Take the 2-minute tour ×
Database Administrators Stack Exchange is a question and answer site for database professionals who wish to improve their database skills and learn from others in the community. It's 100% free, no registration required.

When attempting to run my Maintenance Plan, I receive the following error:

Executing the query "" failed with the following error: "The index "" (partition 1) on table "" cannot be reorganized because page level locking is disabled."

We currently have Row Level locking enabled on this Index. I can enable Page Level locking, but I am unsure what the repercussions are.

My Question Is: What is the difference between the two locking schemes, and what are their real-world (in production) consequences?

share|improve this question

migrated from serverfault.com Oct 4 '11 at 19:06

This question came from our site for professional system and network administrators.

    
As my answer wasn't the direction that I needed it to go, I've blown it away. I'll try and get back and put the answer as I intended it to be. –  mrdenny Oct 5 '11 at 18:37

2 Answers 2

up vote 11 down vote accepted

Executing the query "" failed with the following error: "The index "" (partition 1) on table "" cannot be reorganized because page level locking is disabled."

The maintenance plan must be attempting an ALTER INDEX REORGANIZE, which is an online operation. To remove fragmentation (pages not in order), pages must be locked and moved, which is not possible if page locks have been disabled. The only way to defragment without page locks is to lock the entire partition, which is not possible for REORGANIZE as its online only.

What is the difference between the two locking schemes, and what are their real-world (in production) consequences?

You need to grasp what a record and page are to evaluate the impact of disallowing a particular lock type. If you are unfamiliar with SQL Server storage internals, start with Anatomy of a Record and Anatomy of a Page. Put very simply:

  • rows = records
  • rows are stored in pages of 8kb

If you were to alter the permitted lock types:

  • Disable page locks = Row and table locks only
  • Disable row locks = Page and table locks only
  • Disable both = Table locks only

There are two scenarios I'm aware of where it can be beneficial to disallow a lock type. Doesn't mean there aren't others, hopefully someone else will step in with examples.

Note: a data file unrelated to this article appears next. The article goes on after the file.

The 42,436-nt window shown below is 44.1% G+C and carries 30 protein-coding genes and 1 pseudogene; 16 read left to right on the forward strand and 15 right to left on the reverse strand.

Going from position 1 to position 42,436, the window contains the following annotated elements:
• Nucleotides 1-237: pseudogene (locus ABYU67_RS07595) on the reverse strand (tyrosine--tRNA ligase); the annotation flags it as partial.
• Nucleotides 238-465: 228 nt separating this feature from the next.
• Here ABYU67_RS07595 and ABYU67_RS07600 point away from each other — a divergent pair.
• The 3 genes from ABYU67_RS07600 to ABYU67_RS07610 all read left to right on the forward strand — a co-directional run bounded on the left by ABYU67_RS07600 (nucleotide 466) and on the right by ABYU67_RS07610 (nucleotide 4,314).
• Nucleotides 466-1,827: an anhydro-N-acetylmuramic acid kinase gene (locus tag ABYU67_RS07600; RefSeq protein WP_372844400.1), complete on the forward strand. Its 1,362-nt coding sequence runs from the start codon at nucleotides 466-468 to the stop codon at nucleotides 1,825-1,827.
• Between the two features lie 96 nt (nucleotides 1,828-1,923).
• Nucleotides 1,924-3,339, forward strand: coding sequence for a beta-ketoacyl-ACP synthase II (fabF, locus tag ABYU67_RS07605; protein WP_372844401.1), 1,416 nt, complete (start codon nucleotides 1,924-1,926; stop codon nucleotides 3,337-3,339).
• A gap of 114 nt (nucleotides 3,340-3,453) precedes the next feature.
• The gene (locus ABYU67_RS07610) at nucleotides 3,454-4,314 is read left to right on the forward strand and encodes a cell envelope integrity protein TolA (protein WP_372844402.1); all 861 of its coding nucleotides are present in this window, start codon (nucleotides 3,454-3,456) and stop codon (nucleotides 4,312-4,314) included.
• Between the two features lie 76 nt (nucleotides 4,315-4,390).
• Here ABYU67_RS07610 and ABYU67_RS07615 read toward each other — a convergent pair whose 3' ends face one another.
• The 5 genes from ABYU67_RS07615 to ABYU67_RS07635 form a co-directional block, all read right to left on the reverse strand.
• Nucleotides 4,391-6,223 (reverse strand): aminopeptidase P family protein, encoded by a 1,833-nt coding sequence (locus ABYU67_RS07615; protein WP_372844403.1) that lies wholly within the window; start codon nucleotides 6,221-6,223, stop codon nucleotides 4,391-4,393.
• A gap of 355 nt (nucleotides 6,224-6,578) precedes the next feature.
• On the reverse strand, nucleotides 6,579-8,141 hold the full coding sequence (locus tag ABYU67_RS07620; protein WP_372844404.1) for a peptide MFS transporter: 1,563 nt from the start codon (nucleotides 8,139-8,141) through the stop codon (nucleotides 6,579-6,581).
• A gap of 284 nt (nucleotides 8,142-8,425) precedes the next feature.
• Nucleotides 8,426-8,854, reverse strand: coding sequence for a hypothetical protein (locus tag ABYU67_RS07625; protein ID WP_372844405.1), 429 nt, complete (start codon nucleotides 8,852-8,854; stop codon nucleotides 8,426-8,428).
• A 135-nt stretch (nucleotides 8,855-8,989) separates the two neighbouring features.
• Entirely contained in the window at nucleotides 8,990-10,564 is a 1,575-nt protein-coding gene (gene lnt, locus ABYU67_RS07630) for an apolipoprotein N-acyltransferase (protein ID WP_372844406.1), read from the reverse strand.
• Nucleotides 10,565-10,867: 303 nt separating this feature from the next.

A frequently accessed lookup table, that changes infrequently - By disabling both page and row level locks, all readers will take a shared table lock. This is faster/cheaper rather than the usual intent-shared on the table, followed by intent-shared on a page and finally a shared lock on a specific row or rows.

Preventing a specific deadlock scenario - If you encounter deadlocks caused by concurrent processes acquiring locks that are frequently on the same page, disallowing row locks results in page locks being taken instead. Only one process can then access the page at a time, the other must wait.

The first example is micro-optimisation and unlikely to yield measurable benefit on a typical system. The second will solve that particular deadlock scenario but may introduce unexpected side effects e.g. killing concurrency in a different section of code. Difficult to assess the impact fully, approach with caution!

The default is for both to be enabled and this should not be changed without good cause.

share|improve this answer

Probably nothing. I'm sure MS knows better than you or I

I've worked on high volume OLTP systems and never felt a need to change the settings. A deadlock should be retried because they'll happen anyway

Quoting from SQL Server Storage Engine blog, "Lock Escalation in SQL2005"n which is worth reading completely anyway.

By default, we have both ROW and PAGE locks enabled...SQL Server chooses ROW lock granularity for most cases but may choose PAGE lock where appropriate. So for the case you specified, ROW lock is likely. There is no way to turn off PAGE locking at database or instance level. Are you encountering blocking due to PAGE locks?

I reckon that if you force rowlocks only then you'll consume resources that could be used more effectively elsewhere. If your load is high enough that it matters, then why consume memory? The blog article goes into this

I suspect there is some superstition behind this, just like these:

share|improve this answer
    
+1 but: deadlocks in OLTP systems can be prevented; my system runs deadlock-free for months, although we deploy 2-3 times a week. –  AlexKuznetsov Mar 2 '12 at 18:49

Your Answer

 
discard

By posting your answer, you agree to the privacy policy and terms of service.

Not the answer you're looking for? Browse other questions tagged or ask your own question.